IOT Group Goes OTT as Selfie Drone is Just Days Away from Release

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PUBLISHED: 01-07-2016 12:00 p.m.

16 minute read

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The Internet of Things (IoT) is capturing everyone’s imagination and re-emphasising the endless possibilities offered by limitless connectivity.

One company we’ve been tracking, is not only talking the talk about the IoT revolution — it’s walking the walk and already commercialising its IoT-based products.

While IOT Group (ASX:IOT)’s range of smart watches is already available online at , two other divisions of its business operations are set to change the games in their respective fields.

Firstly, the highly anticipated release of the ROAM-e selfie camera is in its final testing and tuning stages with Chinese manufacturing partner AEE now gearing up for production in Q3 in anticipation of global orders.

The first full sales presentation for ROAM-e to US based Big Box retailers is occurring in the coming weeks in New York, as US retailers also ready themselves for potential sales.

In fact, the IOT Group already has indicative orders of over 440,000 units globally expected to be delivered before Christmas this year.

Of course the number is indicative at this stage, so take a cautious approach to any investment decision and seek professional financial advice if considering this stock for your portfolio.

The ROAM-e flying selfie camera is expected to cause a stir amongst millennials and tech enthusiasts. The following just released video may give you an indication of exactly why:

No matter which activities they do, millennials are more than likely to be on the lookout for a selfie opportunity, opening up a substantial market opportunity for this company.

In other news from the company, IOT Group subsidiary OTT Premium has signed an exclusive Asia Pacific licensing agreement with Xstream, a tier 1 OTT solutions supplier with a leading position in the market and potentially huge growth prospects.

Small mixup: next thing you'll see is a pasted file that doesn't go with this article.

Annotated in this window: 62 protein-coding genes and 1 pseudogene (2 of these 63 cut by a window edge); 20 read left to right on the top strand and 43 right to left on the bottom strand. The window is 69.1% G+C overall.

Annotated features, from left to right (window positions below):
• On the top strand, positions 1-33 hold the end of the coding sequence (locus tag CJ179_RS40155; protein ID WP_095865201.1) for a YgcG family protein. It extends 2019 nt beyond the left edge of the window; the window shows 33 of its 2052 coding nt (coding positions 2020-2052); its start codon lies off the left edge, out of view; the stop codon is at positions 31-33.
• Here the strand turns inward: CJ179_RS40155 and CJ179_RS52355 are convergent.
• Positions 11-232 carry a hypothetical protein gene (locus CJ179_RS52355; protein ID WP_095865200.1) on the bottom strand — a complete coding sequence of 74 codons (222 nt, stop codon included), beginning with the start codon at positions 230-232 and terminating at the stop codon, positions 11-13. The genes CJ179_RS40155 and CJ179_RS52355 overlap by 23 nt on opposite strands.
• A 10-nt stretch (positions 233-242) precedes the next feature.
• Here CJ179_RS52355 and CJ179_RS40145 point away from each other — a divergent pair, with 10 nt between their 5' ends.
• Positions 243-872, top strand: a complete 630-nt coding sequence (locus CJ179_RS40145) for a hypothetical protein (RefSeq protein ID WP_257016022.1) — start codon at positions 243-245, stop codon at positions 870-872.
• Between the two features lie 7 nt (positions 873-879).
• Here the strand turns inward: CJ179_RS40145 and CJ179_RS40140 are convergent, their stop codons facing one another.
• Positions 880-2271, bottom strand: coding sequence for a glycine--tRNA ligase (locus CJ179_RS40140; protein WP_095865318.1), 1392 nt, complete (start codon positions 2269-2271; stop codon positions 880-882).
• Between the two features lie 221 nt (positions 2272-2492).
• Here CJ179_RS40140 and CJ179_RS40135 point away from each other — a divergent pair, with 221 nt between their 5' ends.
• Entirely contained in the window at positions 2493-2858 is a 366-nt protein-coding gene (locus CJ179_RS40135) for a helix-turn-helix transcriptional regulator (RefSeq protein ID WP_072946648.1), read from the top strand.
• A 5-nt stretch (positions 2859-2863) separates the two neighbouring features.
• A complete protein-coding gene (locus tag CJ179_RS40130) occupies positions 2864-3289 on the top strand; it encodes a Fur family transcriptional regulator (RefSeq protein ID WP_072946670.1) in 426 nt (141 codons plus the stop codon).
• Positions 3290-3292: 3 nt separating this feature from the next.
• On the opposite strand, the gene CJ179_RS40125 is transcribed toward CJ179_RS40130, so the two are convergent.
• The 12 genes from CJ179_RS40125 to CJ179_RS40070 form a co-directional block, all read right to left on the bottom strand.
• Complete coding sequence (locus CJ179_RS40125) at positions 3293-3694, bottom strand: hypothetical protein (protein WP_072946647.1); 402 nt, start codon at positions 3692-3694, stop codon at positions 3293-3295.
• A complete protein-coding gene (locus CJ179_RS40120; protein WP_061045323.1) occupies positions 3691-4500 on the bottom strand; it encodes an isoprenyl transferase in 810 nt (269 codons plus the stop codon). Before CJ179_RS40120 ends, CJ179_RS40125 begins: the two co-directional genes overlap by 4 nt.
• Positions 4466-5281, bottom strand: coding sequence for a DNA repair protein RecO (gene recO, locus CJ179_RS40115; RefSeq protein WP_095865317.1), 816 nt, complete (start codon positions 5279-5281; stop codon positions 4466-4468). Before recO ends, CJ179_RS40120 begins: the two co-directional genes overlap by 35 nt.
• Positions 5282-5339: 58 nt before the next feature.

The deal puts the OTT industry in a market in which revenue is expected to triple across the Asia Pacific reaching US$ 18.4 billion in 2021; up from US$700 million in 2010 and US$ 5.8 billion in 2015.

Xstream, a pioneer in OTT and TV Everywhere, gives OTT Premium a look at partnering with the biggest players in streaming, content provision, cloud storage, analytics, billing gateways and application development to provide a complete end-to-end content delivery solution.

So while there has been a great deal of focus on IOT Group’s entrance into the Internet of Things, especially with the pending release of the selfie drone, there is much more to this business than meets the eye.

Keeping track of:

The IOT Group

The IOT Group (ASX:IOT) is primarily all about doing what it says on the tin i.e. distribute a range of consumer products specifically designed for the Internet of Things (IoT).

We have been following this company’s progress on the ASX since our first article in December 2015 , as it was undergoing a reverse takeover into an ASX shell. Since The IOT Group officially listed on the ASX, we released the article New ASX Listing: Flying Selfies Launch Imminent for IoT Group Ltd (ASX:IOT) , and the stock has been flying just like it’s selfie drone – up as high as 540% since:

The past performance of this product is not and should not be taken as an indication of future performance. Caution should be exercised in assessing past performance. This product, like all other financial products, is subject to market forces and unpredictable events that may adversely affect future performance.